“he is so fond of going in the Cabriole, & indeed he is so good there is no denying him; Augusta has given him up to me & I have undertaken to cure him of Whining & fretting, & I can assure you we have not once in her absence had a Crying fit with us, some times a little naughty at Lessons: but do not suppose I flatter myself with the continuance of his good humour when they return; he has not had his Sisters to contend with. I expect them on Sunday or Monday.”

By then, Emma (1801) and Fanny (1803) had been born, so the “little Squire” already had half his quota of sisters!

And yet, the person most “nearly connected” with Augusta would of course be her own husband. Charles Smith had lost his first wife, Susanna Devall, at a very young age. Her monument inscription in the little church at Tawney tells that she “bore a long and painful illness, with the most Pious Submission to the will of God”. She died 26 October 1796, “in the 27th Year of her Age.” I have never found an indication that she and Charles, though married in 1791, had had any children.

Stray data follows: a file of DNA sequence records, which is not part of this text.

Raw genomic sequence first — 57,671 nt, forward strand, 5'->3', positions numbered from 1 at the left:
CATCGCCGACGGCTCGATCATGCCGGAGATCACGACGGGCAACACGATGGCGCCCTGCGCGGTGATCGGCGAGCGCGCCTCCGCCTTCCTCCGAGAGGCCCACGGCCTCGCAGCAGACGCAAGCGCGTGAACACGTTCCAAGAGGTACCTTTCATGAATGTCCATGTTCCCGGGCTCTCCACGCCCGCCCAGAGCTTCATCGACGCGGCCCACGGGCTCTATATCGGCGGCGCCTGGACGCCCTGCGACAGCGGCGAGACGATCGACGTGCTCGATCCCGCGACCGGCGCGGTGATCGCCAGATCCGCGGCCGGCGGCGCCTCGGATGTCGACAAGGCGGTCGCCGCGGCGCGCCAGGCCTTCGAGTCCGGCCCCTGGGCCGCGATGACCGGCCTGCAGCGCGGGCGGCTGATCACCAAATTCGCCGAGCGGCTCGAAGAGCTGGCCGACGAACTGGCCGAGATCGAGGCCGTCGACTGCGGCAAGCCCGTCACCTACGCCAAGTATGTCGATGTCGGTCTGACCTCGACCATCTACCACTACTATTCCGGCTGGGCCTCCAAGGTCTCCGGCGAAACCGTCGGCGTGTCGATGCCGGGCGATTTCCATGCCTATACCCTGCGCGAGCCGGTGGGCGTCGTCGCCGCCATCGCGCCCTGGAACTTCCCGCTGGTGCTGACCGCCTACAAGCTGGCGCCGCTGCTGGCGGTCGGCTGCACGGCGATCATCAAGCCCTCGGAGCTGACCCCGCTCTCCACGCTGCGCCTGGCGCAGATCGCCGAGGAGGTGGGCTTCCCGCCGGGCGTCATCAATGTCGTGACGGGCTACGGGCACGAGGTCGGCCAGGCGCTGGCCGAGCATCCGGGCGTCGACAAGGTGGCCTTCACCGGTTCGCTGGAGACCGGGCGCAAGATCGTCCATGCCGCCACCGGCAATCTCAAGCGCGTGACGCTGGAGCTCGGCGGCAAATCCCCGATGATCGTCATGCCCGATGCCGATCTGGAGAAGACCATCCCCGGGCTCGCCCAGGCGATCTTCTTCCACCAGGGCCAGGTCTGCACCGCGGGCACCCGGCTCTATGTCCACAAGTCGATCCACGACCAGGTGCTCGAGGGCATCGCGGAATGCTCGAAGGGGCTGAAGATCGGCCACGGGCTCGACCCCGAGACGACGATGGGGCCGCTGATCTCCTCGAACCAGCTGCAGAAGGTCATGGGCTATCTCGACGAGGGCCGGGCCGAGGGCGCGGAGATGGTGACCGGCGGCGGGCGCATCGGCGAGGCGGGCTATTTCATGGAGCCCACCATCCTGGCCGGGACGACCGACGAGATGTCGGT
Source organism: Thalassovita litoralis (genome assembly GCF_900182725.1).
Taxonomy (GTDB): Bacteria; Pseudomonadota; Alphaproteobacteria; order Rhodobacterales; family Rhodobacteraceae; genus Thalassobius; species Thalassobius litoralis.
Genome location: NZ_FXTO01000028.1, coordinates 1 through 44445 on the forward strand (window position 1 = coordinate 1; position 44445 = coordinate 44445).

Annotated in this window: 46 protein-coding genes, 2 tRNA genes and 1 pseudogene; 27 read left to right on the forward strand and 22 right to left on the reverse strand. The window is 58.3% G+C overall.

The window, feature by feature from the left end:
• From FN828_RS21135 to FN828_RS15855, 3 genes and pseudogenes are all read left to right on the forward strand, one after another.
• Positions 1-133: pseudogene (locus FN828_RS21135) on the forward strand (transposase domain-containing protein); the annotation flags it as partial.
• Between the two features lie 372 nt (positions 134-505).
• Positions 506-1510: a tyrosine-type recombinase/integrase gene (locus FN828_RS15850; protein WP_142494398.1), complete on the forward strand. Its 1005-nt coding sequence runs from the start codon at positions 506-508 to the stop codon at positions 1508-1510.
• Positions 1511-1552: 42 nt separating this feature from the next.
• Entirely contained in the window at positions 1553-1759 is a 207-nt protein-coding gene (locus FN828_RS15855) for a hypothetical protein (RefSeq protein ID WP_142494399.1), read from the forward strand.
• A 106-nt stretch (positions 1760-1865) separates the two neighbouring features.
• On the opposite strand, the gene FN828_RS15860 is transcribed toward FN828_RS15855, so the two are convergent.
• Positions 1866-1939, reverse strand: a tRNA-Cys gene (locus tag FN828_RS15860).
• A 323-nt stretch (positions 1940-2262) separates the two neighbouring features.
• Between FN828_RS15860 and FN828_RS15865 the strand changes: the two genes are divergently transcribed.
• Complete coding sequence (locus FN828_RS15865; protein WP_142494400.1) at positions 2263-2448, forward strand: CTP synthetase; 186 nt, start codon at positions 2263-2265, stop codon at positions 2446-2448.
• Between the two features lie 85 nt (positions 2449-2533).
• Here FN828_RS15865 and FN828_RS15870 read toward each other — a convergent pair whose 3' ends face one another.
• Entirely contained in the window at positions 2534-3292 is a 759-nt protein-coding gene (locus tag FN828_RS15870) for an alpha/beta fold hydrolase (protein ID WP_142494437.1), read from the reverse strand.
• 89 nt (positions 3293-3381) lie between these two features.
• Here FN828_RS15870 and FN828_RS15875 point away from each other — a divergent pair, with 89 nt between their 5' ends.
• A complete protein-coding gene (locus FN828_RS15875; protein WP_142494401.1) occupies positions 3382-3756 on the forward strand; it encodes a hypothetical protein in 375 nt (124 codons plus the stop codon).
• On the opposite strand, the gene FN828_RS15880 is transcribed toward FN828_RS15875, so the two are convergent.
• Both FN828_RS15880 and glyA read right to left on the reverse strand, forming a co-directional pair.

The Devalls, however, remained a fixture in the lives of the Smiths of Suttons – Susanna’s sister Elizabeth married Charles Scrase Dickins (or Dickens); her son Charles would marry Lady Elizabeth Compton. A single remaining-single Miss Devall haunts the diaries of Emma, though there is only one mention of her brother (John).

Charles senior was an old father – 42 years old when his first child (little Augusta) was born, compared to his wife being just past her 27th birthday. Papa Charles, living only until 1814, is a somewhat shadowy figure, especially since Emma’s diaries do not begin until the year following, 1815. There exists, however, this delightful though short missive to little Augusta, dated c1807:

“My dear Augusta

      As you wrote me so pretty a French letter [note! Augusta was only about 7 or 8 years old!] I will not wait until I see you to let you know how much I was pleased with it… my little Maid is good and I shall find your Mamma and all of you quite well tomorrow afternoon — I am

                                                                    Y:r affectionate Father
Charles Smith